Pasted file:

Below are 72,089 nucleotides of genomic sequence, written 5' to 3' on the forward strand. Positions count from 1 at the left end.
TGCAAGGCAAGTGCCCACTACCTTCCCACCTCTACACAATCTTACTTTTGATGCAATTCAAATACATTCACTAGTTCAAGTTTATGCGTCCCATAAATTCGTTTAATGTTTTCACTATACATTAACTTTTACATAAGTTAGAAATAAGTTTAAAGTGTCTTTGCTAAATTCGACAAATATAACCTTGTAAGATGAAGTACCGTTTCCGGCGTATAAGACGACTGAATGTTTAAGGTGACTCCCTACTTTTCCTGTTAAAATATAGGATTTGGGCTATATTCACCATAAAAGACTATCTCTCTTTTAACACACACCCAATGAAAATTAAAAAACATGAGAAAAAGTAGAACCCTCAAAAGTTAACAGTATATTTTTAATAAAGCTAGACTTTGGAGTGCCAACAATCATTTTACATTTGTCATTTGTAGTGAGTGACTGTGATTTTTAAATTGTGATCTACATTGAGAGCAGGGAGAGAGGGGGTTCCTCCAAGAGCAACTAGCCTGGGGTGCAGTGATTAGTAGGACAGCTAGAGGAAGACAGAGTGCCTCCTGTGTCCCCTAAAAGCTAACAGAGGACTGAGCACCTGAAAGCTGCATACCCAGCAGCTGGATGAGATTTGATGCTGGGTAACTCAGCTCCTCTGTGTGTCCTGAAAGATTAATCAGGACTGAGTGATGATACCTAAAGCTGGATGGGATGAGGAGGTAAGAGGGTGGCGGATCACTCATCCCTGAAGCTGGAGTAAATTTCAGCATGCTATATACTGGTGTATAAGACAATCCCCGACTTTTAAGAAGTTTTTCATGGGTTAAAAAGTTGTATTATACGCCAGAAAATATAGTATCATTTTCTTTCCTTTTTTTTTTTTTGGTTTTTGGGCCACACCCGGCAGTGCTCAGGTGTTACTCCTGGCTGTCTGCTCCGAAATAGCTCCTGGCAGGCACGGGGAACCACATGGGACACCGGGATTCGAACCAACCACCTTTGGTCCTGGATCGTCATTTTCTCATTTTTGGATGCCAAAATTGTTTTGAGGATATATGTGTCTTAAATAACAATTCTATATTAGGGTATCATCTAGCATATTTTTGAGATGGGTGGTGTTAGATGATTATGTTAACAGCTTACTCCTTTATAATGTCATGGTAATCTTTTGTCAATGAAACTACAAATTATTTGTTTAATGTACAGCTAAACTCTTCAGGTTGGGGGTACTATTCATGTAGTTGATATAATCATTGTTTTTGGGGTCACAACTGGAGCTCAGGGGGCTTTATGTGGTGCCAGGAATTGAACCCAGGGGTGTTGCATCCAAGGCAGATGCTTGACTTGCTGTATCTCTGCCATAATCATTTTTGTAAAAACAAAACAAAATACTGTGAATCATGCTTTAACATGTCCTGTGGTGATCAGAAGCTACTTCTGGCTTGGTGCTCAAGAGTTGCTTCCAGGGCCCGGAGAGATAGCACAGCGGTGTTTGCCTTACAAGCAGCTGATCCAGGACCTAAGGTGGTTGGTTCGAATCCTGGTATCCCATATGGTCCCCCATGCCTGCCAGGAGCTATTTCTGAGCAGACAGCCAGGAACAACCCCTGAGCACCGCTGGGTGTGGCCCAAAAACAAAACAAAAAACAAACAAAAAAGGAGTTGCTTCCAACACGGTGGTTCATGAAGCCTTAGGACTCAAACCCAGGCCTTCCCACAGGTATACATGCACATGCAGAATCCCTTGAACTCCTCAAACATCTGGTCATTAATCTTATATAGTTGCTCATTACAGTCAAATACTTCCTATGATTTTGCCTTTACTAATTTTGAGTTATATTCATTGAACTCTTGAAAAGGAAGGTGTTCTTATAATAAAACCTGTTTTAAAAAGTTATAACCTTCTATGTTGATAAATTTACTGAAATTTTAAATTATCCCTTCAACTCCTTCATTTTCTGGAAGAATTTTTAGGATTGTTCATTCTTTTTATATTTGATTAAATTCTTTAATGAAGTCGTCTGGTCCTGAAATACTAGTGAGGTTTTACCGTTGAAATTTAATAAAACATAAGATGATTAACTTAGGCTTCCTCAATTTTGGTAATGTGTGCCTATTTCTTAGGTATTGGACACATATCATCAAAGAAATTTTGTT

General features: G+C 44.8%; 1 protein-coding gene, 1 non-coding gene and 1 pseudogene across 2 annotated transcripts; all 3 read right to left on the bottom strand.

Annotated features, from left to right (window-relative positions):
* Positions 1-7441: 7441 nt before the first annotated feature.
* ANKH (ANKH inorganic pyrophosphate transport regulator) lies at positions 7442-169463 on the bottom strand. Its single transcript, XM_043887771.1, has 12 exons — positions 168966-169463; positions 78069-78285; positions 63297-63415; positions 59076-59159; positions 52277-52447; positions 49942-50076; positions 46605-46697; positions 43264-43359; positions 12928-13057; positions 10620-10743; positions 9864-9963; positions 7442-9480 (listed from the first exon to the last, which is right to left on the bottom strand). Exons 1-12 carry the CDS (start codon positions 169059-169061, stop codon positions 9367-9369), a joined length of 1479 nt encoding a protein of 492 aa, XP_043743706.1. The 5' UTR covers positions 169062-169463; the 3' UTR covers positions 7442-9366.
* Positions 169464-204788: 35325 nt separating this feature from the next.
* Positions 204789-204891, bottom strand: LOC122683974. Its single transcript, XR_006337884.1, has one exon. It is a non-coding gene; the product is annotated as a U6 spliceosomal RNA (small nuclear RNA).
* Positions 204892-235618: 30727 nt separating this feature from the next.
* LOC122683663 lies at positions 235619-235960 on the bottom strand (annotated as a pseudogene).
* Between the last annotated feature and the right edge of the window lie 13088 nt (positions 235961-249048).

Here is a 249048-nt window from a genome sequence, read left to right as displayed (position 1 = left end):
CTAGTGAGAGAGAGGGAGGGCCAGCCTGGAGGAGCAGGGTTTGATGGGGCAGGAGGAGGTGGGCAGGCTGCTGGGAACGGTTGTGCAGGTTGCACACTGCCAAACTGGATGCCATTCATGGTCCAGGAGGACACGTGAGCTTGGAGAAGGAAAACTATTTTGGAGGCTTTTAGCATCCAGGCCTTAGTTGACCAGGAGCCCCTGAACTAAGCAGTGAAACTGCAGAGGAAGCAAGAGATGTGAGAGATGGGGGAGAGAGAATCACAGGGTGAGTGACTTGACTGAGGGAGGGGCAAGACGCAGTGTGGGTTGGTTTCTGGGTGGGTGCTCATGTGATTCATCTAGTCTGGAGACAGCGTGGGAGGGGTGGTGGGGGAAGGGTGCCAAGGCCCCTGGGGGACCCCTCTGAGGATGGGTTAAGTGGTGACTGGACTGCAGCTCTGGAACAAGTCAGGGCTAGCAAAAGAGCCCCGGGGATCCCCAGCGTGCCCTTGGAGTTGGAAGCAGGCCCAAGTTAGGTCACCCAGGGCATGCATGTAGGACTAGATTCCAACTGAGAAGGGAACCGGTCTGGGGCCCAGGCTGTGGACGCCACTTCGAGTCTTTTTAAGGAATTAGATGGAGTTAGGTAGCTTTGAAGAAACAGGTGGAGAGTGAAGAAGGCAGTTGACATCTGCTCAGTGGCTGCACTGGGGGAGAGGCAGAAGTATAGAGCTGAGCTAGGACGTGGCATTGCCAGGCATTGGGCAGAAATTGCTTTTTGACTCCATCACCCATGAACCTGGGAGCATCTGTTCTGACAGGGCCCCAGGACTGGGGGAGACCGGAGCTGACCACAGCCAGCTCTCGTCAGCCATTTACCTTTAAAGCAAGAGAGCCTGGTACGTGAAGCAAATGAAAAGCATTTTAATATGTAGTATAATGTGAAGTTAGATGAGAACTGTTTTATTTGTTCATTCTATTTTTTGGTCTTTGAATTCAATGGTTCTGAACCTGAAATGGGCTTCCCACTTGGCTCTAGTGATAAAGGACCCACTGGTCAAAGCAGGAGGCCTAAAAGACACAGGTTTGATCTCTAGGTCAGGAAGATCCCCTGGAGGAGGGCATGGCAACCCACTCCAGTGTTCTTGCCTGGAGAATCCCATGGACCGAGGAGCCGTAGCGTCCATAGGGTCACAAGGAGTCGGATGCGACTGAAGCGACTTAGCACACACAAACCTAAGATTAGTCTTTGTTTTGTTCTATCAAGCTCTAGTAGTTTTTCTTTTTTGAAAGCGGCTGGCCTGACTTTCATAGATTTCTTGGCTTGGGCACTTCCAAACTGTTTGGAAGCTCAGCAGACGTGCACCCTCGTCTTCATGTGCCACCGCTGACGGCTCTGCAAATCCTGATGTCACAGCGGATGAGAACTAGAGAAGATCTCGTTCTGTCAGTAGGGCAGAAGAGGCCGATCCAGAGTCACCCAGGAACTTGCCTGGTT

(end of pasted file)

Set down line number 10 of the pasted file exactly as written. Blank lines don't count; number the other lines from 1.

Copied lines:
* LOC122683663 lies at positions 235619-235960 on the bottom strand (annotated as a pseudogene).